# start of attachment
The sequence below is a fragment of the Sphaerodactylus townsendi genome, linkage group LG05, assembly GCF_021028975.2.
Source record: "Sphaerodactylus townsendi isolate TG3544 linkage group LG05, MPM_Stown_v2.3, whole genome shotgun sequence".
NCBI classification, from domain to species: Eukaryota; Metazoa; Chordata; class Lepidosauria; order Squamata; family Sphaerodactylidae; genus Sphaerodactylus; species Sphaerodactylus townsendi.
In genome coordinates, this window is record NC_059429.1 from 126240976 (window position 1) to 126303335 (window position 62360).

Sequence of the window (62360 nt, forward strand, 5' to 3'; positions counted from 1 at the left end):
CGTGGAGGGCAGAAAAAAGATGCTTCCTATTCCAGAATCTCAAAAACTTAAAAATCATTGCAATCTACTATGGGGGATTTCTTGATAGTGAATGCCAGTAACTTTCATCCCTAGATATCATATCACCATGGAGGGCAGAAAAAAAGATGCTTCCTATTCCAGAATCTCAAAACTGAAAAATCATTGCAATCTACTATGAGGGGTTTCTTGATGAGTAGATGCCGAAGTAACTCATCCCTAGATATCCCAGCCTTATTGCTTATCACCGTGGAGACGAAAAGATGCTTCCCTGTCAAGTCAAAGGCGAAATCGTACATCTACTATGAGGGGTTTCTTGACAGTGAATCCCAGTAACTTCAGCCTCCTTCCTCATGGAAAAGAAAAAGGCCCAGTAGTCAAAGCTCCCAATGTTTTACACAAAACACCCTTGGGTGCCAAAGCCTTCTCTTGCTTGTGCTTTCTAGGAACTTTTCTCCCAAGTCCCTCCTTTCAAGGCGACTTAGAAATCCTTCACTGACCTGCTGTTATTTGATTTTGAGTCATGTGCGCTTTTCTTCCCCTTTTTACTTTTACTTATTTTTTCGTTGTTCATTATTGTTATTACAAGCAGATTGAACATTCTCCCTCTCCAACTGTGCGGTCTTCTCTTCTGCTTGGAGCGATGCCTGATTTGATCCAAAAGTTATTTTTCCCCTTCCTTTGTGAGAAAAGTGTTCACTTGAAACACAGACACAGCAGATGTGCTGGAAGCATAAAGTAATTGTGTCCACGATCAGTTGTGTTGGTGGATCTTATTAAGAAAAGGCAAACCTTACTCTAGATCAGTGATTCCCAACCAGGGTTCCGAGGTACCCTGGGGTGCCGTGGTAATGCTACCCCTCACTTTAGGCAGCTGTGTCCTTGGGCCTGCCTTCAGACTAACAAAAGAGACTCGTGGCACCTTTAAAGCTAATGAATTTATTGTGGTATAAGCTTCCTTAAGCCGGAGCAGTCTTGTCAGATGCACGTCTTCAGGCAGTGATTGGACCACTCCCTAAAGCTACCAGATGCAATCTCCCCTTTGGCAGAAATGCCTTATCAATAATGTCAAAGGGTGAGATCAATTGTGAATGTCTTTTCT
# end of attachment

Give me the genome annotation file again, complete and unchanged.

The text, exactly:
The sequence below is a fragment of the Sphaerodactylus townsendi genome, linkage group LG05, assembly GCF_021028975.2.
Source record: "Sphaerodactylus townsendi isolate TG3544 linkage group LG05, MPM_Stown_v2.3, whole genome shotgun sequence".
NCBI classification, from domain to species: Eukaryota; Metazoa; Chordata; class Lepidosauria; order Squamata; family Sphaerodactylidae; genus Sphaerodactylus; species Sphaerodactylus townsendi.
In genome coordinates, this window is record NC_059429.1 from 126240976 (window position 1) to 126303335 (window position 62360).

Sequence of the window (62360 nt, forward strand, 5' to 3'; positions counted from 1 at the left end):
CGTGGAGGGCAGAAAAAAGATGCTTCCTATTCCAGAATCTCAAAAACTTAAAAATCATTGCAATCTACTATGGGGGATTTCTTGATAGTGAATGCCAGTAACTTTCATCCCTAGATATCATATCACCATGGAGGGCAGAAAAAAAGATGCTTCCTATTCCAGAATCTCAAAACTGAAAAATCATTGCAATCTACTATGAGGGGTTTCTTGATGAGTAGATGCCGAAGTAACTCATCCCTAGATATCCCAGCCTTATTGCTTATCACCGTGGAGACGAAAAGATGCTTCCCTGTCAAGTCAAAGGCGAAATCGTACATCTACTATGAGGGGTTTCTTGACAGTGAATCCCAGTAACTTCAGCCTCCTTCCTCATGGAAAAGAAAAAGGCCCAGTAGTCAAAGCTCCCAATGTTTTACACAAAACACCCTTGGGTGCCAAAGCCTTCTCTTGCTTGTGCTTTCTAGGAACTTTTCTCCCAAGTCCCTCCTTTCAAGGCGACTTAGAAATCCTTCACTGACCTGCTGTTATTTGATTTTGAGTCATGTGCGCTTTTCTTCCCCTTTTTACTTTTACTTATTTTTTCGTTGTTCATTATTGTTATTACAAGCAGATTGAACATTCTCCCTCTCCAACTGTGCGGTCTTCTCTTCTGCTTGGAGCGATGCCTGATTTGATCCAAAAGTTATTTTTCCCCTTCCTTTGTGAGAAAAGTGTTCACTTGAAACACAGACACAGCAGATGTGCTGGAAGCATAAAGTAATTGTGTCCACGATCAGTTGTGTTGGTGGATCTTATTAAGAAAAGGCAAACCTTACTCTAGATCAGTGATTCCCAACCAGGGTTCCGAGGTACCCTGGGGTGCCGTGGTAATGCTACCCCTCACTTTAGGCAGCTGTGTCCTTGGGCCTGCCTTCAGACTAACAAAAGAGACTCGTGGCACCTTTAAAGCTAATGAATTTATTGTGGTATAAGCTTCCTTAAGCCGGAGCAGTCTTGTCAGATGCACGTCTTCAGGCAGTGATTGGACCACTCCCTAAAGCTACCAGATGCAATCTCCCCTTTGGCAGAAATGCCTTATCAATAATGTCAAAGGGTGAGATCAATTGTGAATGTCTTTTCT